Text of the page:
Final Fantasy XIII-2
PS3 - Xbox 360
Developer: Square Enix
Publisher: Square Enix
Release Date: January 31st, 2012
- Visuals and voicework remain as polished as ever
- Monster collecting is an addictive addition
- Combat remains fast paced, and easy to pick up
- Plenty of side content to add to the life of the game
- Crystarium leveling system has been dulled down
- Mog Clock random encounters feels like a step back
- Sense of direction is skewed with multiple paths and odd pacing
- Ending is an abrupt stop
Final Fantasy XIII was one of those love it or hate it games. Open worlds were traded for linear corridors and combat was altered to become more fast paced with control over only one character. Some fans embraced the change and others revolted. The announcement that the next installment would be a direct sequel kept people on edge, since the story and overall interest in the characters was not nearly as huge as previous sequels. XIII-2 does address many issues with the previous installment, but takes one step forward and two steps back.
Journey Through Time
Final Fantasy XIII-2 picks up three years after the previous game's ending; Cocoon's collision with Grand Pulse was prevented by Vanille and Fang, the heroes are freed from being l'Cie, and Orphan has been defeated. Everything seems normal, except for the absence of Lightning. Only her sister Serah seems to notice her disappearance, while others claimed that she died in preventing Cocoon's collision. It is only with the appearance of Noel, that it is revealed that Lightning is alive and he can take her to where she is doing battle with a mysterious new enemy. The two set off through time and space to set things right.
There is an option to view a quick summary of the previous events of FFXIII, but the sheer scope of characters and terms is a lot to absorb in a limited time. Mixing in elements associated with time travel further complicates things, and you have to learn to accept things and move on to enjoy the basic story. Most of the time it seems as if the game asks a genuine question, only to get a response of "it just is" before moving on. The characters of Serah and Noel bring little to the table, but the antagonist Caius proves to be the most intriguing addition as the bad guy with sound reason for being a bad guy. There is also the addition of the new companion "Mog" whose constant cries of "Kupo" make for one annoying sidekick.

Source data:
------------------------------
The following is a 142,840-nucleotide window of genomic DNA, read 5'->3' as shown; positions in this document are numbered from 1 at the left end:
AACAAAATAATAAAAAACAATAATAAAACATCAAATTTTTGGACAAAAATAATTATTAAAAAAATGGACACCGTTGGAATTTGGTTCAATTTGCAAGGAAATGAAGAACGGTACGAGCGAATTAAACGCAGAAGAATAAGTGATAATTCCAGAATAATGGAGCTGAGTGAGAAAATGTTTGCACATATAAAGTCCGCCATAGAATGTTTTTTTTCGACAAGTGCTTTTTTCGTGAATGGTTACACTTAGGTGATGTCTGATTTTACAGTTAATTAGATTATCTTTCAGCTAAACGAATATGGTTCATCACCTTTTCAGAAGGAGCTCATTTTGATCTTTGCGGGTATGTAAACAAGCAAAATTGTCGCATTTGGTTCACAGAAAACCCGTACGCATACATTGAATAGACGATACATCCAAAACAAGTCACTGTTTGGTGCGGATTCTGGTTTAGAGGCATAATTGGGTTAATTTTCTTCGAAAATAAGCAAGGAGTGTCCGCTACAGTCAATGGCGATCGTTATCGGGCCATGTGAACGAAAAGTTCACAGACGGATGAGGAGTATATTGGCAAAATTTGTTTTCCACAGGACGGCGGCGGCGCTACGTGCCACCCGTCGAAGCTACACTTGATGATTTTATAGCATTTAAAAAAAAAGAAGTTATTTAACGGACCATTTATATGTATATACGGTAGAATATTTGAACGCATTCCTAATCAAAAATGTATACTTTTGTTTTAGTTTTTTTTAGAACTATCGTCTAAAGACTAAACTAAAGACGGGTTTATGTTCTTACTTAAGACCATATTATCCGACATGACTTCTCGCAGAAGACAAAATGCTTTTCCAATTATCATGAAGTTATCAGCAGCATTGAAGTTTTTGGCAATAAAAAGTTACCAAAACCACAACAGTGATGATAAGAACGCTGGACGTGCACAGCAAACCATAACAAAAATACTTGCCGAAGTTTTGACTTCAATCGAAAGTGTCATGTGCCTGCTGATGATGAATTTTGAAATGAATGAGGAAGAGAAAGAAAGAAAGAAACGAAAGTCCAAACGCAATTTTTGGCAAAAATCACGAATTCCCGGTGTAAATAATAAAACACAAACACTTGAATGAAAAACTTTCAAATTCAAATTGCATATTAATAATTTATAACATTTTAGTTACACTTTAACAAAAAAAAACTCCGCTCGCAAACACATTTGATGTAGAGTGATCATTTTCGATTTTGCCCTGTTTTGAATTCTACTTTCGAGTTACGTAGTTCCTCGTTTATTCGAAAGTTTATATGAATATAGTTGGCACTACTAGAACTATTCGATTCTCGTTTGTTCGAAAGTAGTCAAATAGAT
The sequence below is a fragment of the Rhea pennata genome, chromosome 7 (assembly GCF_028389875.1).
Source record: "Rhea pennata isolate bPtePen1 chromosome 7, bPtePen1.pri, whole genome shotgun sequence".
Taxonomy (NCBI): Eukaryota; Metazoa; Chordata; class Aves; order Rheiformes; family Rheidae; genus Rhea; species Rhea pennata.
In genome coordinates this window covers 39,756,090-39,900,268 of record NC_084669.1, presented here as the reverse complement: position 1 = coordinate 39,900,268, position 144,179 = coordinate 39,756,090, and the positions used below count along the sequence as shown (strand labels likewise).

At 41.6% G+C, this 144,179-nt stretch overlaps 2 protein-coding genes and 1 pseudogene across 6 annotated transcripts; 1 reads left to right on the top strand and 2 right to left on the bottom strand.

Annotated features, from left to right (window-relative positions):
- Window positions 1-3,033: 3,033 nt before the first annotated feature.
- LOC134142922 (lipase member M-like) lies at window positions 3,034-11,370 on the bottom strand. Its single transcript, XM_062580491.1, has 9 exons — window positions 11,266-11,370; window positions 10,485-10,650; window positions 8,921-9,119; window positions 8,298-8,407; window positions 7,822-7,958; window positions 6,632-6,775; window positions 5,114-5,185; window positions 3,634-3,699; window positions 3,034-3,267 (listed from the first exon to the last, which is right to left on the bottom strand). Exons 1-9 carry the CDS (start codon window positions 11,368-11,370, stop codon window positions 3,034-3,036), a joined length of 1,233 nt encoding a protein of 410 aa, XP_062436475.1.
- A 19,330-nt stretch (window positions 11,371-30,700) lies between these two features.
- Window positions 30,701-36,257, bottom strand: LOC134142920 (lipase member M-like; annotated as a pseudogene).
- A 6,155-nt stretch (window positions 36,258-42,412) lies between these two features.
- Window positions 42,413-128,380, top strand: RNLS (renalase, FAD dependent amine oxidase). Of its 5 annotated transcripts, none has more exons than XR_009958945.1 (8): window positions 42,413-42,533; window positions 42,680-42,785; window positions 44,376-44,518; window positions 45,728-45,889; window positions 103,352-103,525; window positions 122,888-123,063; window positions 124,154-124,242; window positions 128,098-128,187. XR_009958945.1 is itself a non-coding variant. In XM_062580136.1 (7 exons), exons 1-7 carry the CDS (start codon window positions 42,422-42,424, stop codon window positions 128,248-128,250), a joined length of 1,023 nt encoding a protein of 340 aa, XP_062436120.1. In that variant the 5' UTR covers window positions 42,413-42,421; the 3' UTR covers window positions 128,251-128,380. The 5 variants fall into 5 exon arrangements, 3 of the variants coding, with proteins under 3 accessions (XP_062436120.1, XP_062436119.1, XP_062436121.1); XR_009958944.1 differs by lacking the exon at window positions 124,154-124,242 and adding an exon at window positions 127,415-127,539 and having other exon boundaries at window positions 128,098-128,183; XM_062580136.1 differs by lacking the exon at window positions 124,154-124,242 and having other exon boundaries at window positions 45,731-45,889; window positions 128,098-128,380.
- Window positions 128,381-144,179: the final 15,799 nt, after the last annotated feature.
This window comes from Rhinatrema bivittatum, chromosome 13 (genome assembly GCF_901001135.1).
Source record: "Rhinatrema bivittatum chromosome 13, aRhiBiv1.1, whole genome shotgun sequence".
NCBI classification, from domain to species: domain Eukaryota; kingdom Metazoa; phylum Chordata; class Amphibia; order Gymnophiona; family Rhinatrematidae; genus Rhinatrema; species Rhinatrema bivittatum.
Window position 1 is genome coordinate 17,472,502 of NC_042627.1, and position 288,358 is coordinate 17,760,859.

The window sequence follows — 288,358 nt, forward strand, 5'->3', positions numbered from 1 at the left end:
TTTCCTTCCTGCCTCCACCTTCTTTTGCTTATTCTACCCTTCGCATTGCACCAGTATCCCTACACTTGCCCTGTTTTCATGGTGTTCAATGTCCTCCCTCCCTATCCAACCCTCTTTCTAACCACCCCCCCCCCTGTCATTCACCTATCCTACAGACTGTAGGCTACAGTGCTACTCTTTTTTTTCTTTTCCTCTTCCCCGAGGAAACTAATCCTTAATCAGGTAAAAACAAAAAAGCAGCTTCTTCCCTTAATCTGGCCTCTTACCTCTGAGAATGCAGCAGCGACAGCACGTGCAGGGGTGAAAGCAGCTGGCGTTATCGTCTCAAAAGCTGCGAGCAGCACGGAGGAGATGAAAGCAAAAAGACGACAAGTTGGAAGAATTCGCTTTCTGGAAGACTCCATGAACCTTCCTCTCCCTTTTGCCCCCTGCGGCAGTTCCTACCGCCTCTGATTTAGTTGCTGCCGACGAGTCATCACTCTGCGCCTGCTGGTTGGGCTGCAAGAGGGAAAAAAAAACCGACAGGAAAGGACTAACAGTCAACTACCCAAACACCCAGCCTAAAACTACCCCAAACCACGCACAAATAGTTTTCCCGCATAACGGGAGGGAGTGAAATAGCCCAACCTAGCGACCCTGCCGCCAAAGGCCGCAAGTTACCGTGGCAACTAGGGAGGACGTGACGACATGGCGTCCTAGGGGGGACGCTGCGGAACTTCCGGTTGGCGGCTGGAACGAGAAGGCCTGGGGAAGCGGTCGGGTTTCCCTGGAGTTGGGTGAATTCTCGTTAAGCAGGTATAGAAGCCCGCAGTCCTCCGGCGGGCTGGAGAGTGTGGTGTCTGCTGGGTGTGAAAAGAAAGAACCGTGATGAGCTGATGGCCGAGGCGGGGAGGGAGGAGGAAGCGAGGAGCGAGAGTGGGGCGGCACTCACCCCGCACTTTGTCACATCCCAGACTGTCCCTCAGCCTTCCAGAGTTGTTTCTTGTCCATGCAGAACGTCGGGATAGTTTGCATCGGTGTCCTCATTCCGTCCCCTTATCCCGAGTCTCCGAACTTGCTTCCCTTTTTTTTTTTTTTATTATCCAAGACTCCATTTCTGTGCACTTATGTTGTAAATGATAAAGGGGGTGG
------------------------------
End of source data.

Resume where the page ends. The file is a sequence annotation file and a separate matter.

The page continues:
One aspect that remains unscathed with Final Fantasy is a stunning presentation. Visuals are as sharp as ever, with character animations syncing seamlessly with returning performances of the previous voice cast. Cinematic scenes are always entertaining, complete with over the top action sequences the series is known for. While the look and feel is great, there are some aspects that seem out of whack. Square Enix brought on three separate composers for the soundtrack, resulting in what sounds like a child changing the radio station; there are a few gems off the soundtrack, but the rest feels so out of place it actually detracts from the game.
XIII-2 ditches the linear, closed off corridors to a certain extent, giving the game a more open feel. While you still are not in an airship flying over the world, you jump between time gates and gather artifacts in each world to jump further; think Mario's overworld with branching pathways. The trouble with this is you have no idea if you are going in the right direction, resulting in occasional backtracking upon stumbling into a situation out of your league. The general story progression has a few snags along the way, including an attempt at platforming near the close of the game and one world where every two steps you enter into a fight, but beyond that the game is set at a standard difficulty with little issue.
Encounters in the game have changed, with a new "Mog Clock" encounter system. Monsters now randomly appear, and a clock counts down for you to engage in combat. If you strike first, you gain a boost in combat and attack right off the bat. If the enemy runs into you, it's even ground. If you do not escape the combat zone after a set time, you will engage in a fight or die situation in which death takes you back to the last save point. This makes latter fights much more intense. Though an interesting system, the random encounters feel like a step back in the series; as seeing the giant beasts in XIII roaming the corridors were much more intimidating and gave life to the worlds, rather than simply having them pop out of thin air.